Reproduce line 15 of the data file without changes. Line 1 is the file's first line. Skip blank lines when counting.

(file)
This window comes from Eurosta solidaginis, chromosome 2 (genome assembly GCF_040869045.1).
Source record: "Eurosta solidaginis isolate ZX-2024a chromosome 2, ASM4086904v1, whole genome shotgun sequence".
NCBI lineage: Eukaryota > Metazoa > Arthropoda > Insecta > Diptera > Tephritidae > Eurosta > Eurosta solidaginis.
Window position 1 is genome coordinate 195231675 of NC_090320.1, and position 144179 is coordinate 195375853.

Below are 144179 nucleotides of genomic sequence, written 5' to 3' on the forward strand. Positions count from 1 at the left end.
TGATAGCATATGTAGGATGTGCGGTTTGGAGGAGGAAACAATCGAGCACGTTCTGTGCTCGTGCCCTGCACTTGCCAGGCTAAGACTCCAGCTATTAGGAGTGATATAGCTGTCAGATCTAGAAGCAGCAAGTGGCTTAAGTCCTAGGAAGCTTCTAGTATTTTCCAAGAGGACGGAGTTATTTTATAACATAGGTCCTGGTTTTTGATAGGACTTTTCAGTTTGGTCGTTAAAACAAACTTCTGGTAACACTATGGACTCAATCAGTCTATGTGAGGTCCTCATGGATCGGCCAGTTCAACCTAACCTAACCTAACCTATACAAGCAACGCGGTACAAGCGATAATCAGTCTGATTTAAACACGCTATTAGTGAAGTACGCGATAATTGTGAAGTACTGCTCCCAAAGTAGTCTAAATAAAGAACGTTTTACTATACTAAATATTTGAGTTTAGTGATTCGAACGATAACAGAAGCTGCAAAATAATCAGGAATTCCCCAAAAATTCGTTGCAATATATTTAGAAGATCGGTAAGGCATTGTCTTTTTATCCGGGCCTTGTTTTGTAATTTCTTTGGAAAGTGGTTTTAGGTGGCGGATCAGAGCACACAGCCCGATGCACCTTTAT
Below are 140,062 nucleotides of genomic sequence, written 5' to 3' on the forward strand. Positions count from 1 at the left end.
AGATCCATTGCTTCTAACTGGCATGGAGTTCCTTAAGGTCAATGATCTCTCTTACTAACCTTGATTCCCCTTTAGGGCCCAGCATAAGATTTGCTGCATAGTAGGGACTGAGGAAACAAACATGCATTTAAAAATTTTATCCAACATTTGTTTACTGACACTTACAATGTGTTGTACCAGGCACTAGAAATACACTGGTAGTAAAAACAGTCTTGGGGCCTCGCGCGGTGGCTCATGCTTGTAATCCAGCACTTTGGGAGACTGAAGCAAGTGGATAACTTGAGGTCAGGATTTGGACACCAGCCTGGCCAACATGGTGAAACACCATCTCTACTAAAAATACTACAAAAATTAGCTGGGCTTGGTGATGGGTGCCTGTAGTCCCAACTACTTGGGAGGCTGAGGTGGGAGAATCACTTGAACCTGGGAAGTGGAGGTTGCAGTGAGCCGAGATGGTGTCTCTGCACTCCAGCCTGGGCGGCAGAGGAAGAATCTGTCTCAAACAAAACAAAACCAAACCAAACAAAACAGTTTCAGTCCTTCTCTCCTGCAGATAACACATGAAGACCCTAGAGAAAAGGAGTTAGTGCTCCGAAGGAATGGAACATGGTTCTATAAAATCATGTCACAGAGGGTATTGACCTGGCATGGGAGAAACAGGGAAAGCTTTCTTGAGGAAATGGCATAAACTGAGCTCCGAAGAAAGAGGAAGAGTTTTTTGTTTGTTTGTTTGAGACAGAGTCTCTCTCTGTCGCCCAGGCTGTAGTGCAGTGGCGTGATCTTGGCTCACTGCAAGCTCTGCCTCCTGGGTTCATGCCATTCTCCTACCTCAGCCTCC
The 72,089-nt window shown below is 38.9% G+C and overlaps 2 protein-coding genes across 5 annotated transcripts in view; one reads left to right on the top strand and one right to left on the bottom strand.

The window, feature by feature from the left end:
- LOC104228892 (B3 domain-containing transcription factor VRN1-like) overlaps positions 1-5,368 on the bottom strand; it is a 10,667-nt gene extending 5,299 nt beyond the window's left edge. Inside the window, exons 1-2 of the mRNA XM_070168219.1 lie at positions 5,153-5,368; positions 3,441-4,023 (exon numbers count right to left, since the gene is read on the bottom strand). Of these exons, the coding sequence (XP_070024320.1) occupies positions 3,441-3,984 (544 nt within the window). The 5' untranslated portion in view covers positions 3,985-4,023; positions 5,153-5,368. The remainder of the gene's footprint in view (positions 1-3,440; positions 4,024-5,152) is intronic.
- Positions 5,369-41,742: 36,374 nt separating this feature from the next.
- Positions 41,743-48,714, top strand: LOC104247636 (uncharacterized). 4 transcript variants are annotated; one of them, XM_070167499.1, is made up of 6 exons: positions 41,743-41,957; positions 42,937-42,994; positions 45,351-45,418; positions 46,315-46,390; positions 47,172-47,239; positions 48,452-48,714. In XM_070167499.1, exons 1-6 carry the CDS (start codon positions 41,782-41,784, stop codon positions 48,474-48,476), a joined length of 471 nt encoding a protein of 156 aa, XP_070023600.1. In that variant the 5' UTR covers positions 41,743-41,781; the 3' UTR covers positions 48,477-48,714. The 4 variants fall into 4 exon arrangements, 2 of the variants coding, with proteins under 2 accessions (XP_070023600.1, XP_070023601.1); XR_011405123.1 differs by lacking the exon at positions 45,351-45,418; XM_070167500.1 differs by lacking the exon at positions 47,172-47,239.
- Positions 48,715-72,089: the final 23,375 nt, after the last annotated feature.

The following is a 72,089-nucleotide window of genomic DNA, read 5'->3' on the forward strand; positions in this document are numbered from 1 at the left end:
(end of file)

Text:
The following is a 72,089-nucleotide window of genomic DNA, read 5'->3' on the forward strand; positions in this document are numbered from 1 at the left end: